Near Burke in Fairfax County, Virginia — The American South (Mid-Atlantic)
Lee Chapel Church
1871 - 1951
Location. 38° 45.309′ N, 77° 16.584′ W. Marker is near Burke, Virginia, in Fairfax County. Marker is at the intersection of Fairfax County Parkway (Virginia Route 286) and Lee Chapel Road (County Route 643), Touch for map. Near South Run Park. Marker is at or near this postal address: 7415 Lee Chapel Rd., Burke VA 22015, United States of America.
Other nearby markers. At least 8 other markers are within 3 miles of this marker, measured as the crow flies. Keene’s Mill (approx. 2 miles away); Sydenstricker Schoolhouse (approx. 2 miles away); Silas Burke House (approx. 2.2 miles away); Copperthite Racetrack (approx. 2˝ miles away); Burke's Station (approx. 2.6 miles away); a different marker also named Burke's Station (approx. 2.7 miles away); Burke Station (approx. 2.7 miles away); The Huldah Coffer House (approx. 2.7 miles away). Touch for a list and map of all markers in Burke.
More about this marker. A photograph of the church is embedded in the marker. You can see it in the photograph of the marker shown on this page.
Regarding Lee Chapel Church. Church was at the intersection of Lee Chapel Road and Pohick Road. Pohick Road was replaced by the Fairfax County Parkway. It appears from the cement church steps (the only remaining part of the church) that the church faced Pohick Rd. The marker is in front of the steps, facing the road, just inside the fence. Entrance is on Yardarm Lane off Lee Chapel Road.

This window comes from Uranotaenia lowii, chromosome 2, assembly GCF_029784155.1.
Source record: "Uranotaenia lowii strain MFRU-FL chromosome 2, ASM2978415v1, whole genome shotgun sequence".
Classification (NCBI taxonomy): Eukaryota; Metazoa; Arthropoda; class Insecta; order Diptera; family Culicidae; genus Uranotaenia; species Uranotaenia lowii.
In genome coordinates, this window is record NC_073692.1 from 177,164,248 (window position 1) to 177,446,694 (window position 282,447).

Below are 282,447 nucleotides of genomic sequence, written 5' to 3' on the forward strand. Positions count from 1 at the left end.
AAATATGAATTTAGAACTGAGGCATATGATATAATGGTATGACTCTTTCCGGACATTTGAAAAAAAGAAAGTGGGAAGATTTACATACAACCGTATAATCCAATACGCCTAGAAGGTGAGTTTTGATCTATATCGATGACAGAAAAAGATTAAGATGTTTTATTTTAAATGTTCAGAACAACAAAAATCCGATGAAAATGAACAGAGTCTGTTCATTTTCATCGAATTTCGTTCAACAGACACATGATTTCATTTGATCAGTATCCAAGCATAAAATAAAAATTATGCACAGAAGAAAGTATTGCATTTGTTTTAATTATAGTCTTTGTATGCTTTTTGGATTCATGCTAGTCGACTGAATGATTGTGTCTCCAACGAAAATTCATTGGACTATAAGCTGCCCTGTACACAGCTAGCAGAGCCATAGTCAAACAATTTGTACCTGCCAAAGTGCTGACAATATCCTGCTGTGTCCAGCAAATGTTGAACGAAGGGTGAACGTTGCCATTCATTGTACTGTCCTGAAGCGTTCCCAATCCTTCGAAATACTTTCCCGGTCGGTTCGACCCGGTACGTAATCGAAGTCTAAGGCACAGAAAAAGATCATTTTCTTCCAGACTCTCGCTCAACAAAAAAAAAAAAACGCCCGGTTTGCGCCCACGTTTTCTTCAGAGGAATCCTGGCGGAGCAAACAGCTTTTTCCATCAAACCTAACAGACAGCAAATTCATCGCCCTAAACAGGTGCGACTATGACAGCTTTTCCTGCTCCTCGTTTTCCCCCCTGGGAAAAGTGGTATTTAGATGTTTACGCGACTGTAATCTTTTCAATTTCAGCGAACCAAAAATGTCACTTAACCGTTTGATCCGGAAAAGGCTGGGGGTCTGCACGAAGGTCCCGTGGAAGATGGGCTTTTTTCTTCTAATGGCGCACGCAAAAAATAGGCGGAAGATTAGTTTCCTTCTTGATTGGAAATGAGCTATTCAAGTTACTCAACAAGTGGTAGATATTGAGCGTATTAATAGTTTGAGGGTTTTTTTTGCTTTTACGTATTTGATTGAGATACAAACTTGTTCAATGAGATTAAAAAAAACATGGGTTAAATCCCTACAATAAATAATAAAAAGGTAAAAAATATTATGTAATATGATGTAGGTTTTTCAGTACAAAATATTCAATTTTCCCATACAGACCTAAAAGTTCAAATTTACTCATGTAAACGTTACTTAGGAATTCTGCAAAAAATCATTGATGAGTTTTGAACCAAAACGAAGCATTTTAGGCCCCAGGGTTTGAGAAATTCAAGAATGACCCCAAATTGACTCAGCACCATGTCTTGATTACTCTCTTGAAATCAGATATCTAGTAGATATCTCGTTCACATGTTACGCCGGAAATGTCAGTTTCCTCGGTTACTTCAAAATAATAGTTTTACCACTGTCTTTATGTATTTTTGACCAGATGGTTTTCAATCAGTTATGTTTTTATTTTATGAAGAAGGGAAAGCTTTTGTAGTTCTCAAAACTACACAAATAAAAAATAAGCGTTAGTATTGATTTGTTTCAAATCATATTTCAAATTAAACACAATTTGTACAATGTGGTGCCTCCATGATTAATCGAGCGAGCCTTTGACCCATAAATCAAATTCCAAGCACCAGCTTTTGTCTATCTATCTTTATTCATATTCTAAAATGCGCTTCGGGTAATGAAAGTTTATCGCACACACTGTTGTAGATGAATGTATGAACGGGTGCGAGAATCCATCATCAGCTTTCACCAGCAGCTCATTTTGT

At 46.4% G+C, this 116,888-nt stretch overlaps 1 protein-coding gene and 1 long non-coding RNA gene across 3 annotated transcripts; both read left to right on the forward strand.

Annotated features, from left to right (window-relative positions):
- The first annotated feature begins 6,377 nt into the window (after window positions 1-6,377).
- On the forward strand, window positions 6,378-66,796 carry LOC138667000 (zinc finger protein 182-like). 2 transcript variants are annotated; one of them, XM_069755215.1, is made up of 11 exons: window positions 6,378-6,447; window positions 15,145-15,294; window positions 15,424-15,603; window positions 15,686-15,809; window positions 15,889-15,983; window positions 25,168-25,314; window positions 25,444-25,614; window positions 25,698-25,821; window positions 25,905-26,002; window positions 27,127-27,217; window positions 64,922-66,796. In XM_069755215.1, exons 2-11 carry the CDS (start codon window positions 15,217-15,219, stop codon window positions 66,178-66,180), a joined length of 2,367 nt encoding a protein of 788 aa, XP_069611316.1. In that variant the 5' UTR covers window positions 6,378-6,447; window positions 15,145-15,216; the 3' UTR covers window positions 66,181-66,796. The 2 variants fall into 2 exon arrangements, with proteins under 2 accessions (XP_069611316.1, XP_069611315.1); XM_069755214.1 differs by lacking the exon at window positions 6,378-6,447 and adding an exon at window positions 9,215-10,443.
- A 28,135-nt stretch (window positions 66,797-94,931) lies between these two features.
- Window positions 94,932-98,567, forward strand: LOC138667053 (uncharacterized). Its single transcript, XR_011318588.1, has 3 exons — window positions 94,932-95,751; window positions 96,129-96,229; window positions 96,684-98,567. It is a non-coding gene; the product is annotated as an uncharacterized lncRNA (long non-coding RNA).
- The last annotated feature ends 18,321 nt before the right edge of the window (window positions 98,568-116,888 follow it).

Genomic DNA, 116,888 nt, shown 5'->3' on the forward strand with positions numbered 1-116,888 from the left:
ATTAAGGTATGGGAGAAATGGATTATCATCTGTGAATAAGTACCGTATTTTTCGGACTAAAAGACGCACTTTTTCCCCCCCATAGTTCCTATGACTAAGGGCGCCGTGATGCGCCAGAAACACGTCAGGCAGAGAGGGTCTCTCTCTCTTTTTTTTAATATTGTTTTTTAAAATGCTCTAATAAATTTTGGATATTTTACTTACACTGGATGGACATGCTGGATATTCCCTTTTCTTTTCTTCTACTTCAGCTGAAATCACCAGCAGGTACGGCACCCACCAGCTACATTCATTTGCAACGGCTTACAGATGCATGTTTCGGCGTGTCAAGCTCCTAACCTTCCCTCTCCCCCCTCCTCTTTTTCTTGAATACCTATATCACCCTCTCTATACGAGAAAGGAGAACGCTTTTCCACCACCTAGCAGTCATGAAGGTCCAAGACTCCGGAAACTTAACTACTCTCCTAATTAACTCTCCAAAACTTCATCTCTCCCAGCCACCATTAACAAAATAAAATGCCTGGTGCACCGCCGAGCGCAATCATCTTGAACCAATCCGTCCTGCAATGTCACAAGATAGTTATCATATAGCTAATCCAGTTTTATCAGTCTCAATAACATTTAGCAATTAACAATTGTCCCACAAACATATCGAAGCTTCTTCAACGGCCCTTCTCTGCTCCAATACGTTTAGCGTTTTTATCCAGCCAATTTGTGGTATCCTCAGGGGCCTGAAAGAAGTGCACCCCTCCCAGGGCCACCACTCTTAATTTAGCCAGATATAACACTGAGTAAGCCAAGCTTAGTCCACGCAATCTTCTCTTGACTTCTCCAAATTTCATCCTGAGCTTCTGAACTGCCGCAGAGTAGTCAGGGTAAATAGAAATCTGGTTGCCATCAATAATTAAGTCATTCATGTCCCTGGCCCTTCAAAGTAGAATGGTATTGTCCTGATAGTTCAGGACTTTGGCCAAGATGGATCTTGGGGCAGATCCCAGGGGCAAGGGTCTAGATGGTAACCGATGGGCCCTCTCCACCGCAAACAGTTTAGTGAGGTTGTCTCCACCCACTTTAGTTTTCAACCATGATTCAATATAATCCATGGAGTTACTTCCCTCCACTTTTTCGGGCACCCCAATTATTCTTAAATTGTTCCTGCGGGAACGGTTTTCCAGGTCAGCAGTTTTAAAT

Also see . . .
1. Lee Chapel May No Longer Stand, But the Road and the Memories Remain. 2008 article by Eleanor Gomolinski-Lally in the South County Chronicle. “Beginning in 1920, hard times fell on Lee Chapel. Attendance was on the decline, partly due to bad roads and the fact that some of the most dedicated members had moved. The building was once again in need of repairs, but no funds were available. In 1924, Lee Chapel was closed. Some items used in worship services were distributed among members for safekeeping, but the two wooden collection plates were left with two coins—symbolic of the ‘widow’s mite’—in them. The church was rarely used for several years, but a key was left on the ledge above the vestibule door so that visitors to the cemetery could enter. There was no evidence of vandalism, and the coins remained untouched in the collection plates.” (Submitted on July 3, 2008.)
2. Cemeteries of Fairfax County, Virginia. (Submitted on December 21, 2005.)
Categories. • Cemeteries & Burial Sites • Churches & Religion •
Credits. This page was last revised on August 27, 2016. This page originally submitted on July 4, 2005, by J. J. Prats of Powell, Ohio. This page has been viewed 3,984 times since then and 8 times this year. Photos: 1. submitted on December 10, 2005. 2. submitted on February 10, 2006. 3, 4. submitted on December 10, 2005. 5. submitted on May 14, 2008, by Kevin W. of Stafford, Virginia.